Starting your own business is both exciting and nerve-wracking. You are exerting a tremendous amount of energy and creativity, but there are so many details. Finding your perfect retail or office space is just as important and involved. It is exciting, but then you are handed the 40-page commercial lease. This can be eye-opening and a bit daunting.

Commercial leases are different than residential leases. Guidance from an experienced corporate attorney is helpful to navigate the process effectively. Here are a few basics.

Leases Can be Negotiated

Typically, a residential landlord will have a preprinted lease for the tenant to sign and the landlord is not expecting or encouraging any sort of negotiation. By contrast, commercial leases can be — and there is an expectation that they will be — negotiated. Commercial leases are rarely preprinted and they are drafted by attorneys experienced in business law and contract drafting.

Multi-Year Leases Typically with Automatic Extensions with Notice Provisions

Typically, a residential lease is for one year, sometimes less.

By contrast, given the need for certainty and the expectations of running a business, a commercial lease is multi-year and most often contains automatic extension provisions. As an illustration, a five-year lease will often contain an automatic renewal option — maybe for three years. In general, the tenant must exercise the option via written notice within a certain time frame. For example, the lease language might be: “Tenant must exercise its renewal option within 180 days before the lease expiration, but in no event, less than 90 days before the lease termination.” Such notice provisions must be adhered to strictly.

Rent is Often “Net” and the Lease Payment Amount Often Varies Month to Month

Most commercial leases are called “net leases” or often “triple net leases.” “Net” is being used here in the sense of “gross revenues” as opposed to “net revenues.” Unlike residential leases where the landlord makes repairs and keeps the property in good condition, a commercial lease shifts all of those responsibilities to the tenant. The commercial landlord is seeking net rents and is expecting that the tenant will pay all the expenses including the property taxes, insurance, repairs, utilities, and all other operating costs associated with running and maintaining the property. One reason commercial leases are often called “triple net” is because the monthly payments are broken out into three categories:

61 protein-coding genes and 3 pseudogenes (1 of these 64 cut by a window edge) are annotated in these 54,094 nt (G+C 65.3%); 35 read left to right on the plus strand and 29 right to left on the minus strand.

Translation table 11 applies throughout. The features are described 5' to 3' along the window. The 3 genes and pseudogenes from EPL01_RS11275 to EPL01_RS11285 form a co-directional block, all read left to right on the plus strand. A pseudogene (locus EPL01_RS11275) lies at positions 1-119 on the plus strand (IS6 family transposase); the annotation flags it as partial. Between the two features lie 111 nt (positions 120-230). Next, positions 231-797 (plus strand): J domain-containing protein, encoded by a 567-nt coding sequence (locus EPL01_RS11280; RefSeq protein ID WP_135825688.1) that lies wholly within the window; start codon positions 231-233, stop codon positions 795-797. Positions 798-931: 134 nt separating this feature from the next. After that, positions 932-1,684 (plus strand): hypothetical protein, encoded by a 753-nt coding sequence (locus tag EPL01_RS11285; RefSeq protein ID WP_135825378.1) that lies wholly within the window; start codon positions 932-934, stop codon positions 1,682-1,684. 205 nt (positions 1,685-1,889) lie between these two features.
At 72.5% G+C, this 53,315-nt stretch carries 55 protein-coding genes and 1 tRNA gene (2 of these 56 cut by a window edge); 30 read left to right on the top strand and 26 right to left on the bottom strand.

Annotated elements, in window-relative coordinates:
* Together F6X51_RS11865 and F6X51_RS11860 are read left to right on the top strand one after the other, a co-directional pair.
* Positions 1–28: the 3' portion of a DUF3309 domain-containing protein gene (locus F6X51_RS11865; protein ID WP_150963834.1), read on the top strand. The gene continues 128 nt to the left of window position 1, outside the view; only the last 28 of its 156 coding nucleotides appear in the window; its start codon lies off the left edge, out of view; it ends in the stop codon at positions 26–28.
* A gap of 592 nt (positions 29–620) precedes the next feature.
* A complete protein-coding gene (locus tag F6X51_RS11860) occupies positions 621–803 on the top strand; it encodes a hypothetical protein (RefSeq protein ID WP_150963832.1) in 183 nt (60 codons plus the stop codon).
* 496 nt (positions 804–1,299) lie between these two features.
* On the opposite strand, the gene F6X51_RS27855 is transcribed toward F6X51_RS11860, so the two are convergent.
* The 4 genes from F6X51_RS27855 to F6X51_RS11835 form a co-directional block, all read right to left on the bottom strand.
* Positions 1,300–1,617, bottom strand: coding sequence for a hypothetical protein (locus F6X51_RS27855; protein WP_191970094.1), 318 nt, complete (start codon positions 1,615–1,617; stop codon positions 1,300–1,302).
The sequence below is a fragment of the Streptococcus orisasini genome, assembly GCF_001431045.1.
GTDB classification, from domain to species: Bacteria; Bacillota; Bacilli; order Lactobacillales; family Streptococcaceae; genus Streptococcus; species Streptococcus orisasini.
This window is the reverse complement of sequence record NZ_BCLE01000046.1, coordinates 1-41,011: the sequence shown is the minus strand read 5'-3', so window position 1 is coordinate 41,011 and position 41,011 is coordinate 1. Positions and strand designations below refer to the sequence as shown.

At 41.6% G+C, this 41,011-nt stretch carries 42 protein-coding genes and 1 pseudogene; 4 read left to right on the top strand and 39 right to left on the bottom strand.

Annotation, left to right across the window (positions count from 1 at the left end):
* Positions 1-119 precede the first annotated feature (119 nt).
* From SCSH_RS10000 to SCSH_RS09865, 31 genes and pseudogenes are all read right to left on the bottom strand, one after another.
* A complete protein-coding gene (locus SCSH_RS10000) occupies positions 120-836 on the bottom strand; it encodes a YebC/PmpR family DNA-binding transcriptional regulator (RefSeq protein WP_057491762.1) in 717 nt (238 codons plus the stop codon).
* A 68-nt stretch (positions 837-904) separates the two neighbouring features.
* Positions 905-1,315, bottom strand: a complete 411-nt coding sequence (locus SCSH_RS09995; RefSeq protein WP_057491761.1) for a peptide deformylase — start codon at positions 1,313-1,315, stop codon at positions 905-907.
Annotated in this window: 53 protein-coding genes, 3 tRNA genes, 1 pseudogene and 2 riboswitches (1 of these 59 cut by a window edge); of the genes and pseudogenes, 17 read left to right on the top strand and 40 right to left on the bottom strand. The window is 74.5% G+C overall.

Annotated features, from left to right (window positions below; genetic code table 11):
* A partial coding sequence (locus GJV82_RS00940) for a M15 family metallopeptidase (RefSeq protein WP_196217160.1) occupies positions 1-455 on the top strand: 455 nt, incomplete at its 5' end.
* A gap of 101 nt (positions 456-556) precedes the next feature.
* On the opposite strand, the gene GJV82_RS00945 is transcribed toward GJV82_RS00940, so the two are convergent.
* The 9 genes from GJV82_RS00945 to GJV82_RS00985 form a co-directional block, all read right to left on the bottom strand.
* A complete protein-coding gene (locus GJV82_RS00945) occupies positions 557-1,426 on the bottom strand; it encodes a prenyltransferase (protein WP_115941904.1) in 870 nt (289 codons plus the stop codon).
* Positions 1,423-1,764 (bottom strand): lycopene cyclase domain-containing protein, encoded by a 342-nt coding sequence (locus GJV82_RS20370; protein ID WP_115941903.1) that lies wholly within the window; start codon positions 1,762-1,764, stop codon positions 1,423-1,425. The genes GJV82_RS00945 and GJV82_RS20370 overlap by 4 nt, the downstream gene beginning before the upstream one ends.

• Base Rent;
  • Monthly 1/12th charge for property taxes and insurance; and
  • Variable monthly charge for tenant’s share of operating expenses (utilities, custodial services, waste removal, grounds-keeping, etc.).

The final category is why the rent paid each month will vary slightly.

Because commercial leases are year-to-year, base rent increases are built-in and automatic. They are usually based on percentage escalators. Increases for taxes, insurance, and monthly charges will increase, too. Those increases will be based on the actual increases for the various items.

Lease Issues to Negotiate

Often commercial landlords build out your space to suit your specific needs. This is an enticement to obtain commercial tenants. You and your lawyer should negotiate as much build-out as possible. If the landlord is NOT offering any sort of build-out, then other concessions should be negotiable.

If you are expected to keep the property in good repair, then before signing a commercial lease, you must conduct due diligence with respect to the property in the same manner as if you were buying a house — that is, you need to inspect everything like plumbing, electrical, structural soundness, HVAC. If some particular system is in serious disrepair, your lawyer should require that be replaced PRIOR to you taking possession of the leasehold or that the landlord be responsible for repair and upkeep of that system.

There are many places in a commercial lease where various notices are required and, possibility time periods are set for cure. Your lawyer should negotiate long notice and cure provisions. As a new business, you may need the extra time.

Finally, here is a short, non-exhaustive list of other issues that you and your lawyer should consider and negotiate:

  • Security deposit;
  • Personal guaranties;
  • Right of tenant with respect to and rules regarding making improvements and/or alterations;
  • Trade fixtures;
  • Tenant’s right of access, hours of operation, and HVAC hours of operation (if not under tenant’s control);
  • Parking and storage (if separate);
  • Signage;
  • Landlord’s right of entry;
  • Tenant rights regarding sale of business;
  • Tenant rights regarding subletting;
  • Tenant and landlord rights of assignment; and
  • Subordination.

Contact San Diego Corporate Law

If you need help with a commercial lease, seek guidance from an experienced business attorney like Michael J. Leonard, Esq., of San Diego Corporate Law. Contact Mr. Leonard by email or by calling (858) 483-9200.

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